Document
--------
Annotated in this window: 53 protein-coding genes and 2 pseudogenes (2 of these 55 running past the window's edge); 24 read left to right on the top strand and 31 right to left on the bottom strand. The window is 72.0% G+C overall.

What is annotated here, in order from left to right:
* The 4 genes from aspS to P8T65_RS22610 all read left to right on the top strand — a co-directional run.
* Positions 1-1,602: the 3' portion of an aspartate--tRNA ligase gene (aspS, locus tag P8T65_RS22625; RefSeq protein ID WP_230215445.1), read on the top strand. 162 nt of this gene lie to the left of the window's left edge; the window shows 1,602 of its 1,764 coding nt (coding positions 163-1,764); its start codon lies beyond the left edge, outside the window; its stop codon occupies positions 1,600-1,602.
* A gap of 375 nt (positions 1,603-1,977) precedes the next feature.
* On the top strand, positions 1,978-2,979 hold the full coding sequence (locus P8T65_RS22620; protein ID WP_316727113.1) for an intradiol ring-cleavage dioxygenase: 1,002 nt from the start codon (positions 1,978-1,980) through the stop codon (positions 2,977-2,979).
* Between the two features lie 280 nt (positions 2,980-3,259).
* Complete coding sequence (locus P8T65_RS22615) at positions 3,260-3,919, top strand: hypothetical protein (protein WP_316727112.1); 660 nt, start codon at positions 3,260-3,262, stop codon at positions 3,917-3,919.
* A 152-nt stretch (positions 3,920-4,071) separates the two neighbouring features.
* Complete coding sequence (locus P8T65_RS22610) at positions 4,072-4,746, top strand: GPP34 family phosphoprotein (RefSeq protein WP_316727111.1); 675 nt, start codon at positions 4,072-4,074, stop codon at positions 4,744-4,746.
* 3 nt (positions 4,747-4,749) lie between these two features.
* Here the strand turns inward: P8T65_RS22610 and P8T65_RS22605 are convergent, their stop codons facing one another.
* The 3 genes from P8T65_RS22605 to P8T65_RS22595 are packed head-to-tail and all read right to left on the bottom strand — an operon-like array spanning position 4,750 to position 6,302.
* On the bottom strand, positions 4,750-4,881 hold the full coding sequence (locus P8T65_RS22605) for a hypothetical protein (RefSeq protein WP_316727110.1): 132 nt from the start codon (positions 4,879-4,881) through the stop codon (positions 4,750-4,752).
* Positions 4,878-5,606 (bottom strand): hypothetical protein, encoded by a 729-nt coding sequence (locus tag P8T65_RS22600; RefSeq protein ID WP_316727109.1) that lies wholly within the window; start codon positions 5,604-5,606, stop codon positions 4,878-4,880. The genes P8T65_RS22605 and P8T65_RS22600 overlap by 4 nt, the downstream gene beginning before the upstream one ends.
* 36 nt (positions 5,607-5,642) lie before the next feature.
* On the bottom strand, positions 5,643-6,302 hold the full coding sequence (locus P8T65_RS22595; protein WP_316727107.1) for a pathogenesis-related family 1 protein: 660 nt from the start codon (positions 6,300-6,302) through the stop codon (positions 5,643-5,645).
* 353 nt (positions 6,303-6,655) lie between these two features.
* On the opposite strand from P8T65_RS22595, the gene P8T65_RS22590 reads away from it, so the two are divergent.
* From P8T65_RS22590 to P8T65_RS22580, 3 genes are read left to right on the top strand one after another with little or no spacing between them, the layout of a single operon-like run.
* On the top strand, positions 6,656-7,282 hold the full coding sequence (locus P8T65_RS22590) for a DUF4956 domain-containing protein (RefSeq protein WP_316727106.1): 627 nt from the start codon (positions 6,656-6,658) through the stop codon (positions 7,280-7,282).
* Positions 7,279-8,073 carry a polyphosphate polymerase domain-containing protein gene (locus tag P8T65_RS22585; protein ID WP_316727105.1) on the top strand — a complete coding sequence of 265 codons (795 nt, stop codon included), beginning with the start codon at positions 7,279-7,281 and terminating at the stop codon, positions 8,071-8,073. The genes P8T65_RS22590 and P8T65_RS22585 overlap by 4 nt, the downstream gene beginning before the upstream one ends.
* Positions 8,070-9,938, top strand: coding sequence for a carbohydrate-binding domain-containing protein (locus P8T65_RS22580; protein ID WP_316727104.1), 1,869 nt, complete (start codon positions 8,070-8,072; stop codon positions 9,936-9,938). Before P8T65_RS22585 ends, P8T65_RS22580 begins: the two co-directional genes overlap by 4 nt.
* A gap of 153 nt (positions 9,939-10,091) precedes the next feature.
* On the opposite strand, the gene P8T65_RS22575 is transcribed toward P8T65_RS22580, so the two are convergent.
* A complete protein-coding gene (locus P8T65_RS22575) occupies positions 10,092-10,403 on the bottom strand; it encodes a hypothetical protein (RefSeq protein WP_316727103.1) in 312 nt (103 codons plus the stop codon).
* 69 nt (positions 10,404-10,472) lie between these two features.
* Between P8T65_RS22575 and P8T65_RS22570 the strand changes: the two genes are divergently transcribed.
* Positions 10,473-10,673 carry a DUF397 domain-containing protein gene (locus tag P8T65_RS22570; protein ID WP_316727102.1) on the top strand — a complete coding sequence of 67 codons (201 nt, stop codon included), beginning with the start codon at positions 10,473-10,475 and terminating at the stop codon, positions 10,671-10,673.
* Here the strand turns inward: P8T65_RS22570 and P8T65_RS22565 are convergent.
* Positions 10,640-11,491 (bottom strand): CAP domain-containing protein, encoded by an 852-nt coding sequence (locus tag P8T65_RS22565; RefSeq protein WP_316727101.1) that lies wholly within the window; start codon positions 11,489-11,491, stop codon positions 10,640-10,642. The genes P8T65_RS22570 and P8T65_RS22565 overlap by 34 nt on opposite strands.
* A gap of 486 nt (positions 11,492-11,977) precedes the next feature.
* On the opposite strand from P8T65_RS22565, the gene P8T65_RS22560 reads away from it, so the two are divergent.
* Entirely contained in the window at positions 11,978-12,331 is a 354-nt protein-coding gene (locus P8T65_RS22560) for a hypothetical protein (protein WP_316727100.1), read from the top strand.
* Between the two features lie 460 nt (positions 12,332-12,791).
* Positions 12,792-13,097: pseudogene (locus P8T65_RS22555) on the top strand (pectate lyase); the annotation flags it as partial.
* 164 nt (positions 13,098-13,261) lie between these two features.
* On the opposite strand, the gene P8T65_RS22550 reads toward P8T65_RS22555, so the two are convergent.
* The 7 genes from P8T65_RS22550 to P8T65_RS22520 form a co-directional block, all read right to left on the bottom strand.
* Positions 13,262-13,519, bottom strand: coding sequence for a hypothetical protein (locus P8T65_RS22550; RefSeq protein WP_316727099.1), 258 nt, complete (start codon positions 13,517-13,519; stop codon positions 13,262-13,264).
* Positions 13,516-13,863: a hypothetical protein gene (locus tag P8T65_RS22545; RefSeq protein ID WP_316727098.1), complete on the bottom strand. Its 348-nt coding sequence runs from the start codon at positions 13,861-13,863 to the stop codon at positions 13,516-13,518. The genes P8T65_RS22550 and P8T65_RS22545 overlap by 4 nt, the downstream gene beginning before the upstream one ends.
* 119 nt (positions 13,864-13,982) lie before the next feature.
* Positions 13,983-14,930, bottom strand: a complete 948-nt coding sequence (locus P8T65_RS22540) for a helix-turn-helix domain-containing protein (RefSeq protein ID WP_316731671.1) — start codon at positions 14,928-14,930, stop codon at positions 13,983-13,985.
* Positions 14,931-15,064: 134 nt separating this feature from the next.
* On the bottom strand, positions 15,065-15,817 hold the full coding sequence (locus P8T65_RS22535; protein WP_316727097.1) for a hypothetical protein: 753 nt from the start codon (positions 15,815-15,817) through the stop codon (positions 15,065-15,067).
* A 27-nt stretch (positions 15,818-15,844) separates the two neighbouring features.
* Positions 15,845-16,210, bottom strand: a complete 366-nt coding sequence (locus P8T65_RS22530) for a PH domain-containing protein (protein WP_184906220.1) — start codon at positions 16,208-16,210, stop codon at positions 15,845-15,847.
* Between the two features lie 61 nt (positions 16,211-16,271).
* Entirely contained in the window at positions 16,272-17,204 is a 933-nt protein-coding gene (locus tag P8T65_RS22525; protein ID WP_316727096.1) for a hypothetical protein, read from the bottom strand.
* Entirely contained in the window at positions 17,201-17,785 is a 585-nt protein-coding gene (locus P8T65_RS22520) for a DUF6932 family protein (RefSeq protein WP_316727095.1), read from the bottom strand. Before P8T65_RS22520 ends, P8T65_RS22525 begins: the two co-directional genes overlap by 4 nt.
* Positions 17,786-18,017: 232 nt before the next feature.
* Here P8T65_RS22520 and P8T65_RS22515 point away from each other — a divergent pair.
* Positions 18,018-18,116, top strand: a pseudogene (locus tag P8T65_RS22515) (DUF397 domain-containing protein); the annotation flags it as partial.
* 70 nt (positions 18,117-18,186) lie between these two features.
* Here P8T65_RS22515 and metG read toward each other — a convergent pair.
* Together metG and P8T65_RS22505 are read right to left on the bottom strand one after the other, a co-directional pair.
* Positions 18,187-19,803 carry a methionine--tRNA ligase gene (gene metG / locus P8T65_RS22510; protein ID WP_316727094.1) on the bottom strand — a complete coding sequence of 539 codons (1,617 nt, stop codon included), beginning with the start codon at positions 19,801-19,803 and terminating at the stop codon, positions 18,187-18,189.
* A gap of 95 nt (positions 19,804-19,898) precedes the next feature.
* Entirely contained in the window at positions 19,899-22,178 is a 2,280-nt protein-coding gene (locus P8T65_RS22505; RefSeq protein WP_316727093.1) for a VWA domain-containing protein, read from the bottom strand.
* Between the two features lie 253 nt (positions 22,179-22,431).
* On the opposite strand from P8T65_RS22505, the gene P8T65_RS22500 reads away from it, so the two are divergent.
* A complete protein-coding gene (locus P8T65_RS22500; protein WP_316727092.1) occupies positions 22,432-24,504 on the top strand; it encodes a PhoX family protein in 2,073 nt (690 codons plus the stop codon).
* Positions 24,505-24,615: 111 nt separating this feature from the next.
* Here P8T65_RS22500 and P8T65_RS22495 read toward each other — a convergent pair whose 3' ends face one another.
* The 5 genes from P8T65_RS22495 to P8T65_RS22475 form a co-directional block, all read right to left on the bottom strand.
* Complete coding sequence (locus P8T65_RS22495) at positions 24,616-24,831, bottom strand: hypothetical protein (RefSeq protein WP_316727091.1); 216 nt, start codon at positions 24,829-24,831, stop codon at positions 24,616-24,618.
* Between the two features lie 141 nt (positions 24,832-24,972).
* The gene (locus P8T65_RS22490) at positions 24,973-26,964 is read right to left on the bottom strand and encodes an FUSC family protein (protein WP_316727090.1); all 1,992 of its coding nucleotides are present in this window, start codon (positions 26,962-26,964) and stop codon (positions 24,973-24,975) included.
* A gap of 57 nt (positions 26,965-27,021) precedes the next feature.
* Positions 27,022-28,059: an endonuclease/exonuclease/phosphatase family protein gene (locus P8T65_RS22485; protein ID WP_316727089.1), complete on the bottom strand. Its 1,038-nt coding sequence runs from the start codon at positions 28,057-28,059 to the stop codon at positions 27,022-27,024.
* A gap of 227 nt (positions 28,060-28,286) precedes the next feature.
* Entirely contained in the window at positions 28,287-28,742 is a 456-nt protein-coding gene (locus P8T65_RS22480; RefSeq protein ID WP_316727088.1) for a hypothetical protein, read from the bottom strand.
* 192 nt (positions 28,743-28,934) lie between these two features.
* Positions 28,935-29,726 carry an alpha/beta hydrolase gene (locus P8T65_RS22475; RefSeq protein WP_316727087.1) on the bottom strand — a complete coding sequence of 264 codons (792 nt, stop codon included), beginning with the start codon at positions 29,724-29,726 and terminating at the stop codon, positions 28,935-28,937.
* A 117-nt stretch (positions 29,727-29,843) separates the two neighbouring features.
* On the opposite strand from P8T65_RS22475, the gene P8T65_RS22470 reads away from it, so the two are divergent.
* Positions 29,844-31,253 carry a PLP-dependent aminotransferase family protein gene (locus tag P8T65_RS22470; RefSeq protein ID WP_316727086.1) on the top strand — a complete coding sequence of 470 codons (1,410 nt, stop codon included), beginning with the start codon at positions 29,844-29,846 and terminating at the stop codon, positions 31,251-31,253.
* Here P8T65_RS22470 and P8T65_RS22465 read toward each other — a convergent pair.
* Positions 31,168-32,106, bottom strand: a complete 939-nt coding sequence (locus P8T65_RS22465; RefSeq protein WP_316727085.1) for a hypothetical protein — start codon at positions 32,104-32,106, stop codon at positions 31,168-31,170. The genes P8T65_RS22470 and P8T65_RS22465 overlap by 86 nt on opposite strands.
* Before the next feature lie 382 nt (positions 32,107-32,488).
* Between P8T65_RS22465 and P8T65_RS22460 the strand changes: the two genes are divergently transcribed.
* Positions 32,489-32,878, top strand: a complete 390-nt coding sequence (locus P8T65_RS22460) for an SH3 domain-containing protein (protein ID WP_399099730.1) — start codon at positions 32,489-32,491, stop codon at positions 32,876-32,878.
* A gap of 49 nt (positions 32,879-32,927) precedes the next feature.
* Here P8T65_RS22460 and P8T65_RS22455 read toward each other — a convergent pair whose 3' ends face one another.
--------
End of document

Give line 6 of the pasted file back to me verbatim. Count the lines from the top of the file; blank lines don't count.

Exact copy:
* On the top strand, positions 1,978-2,979 hold the full coding sequence (locus P8T65_RS22620; protein ID WP_316727113.1) for an intradiol ring-cleavage dioxygenase: 1,002 nt from the start codon (positions 1,978-1,980) through the stop codon (positions 2,977-2,979).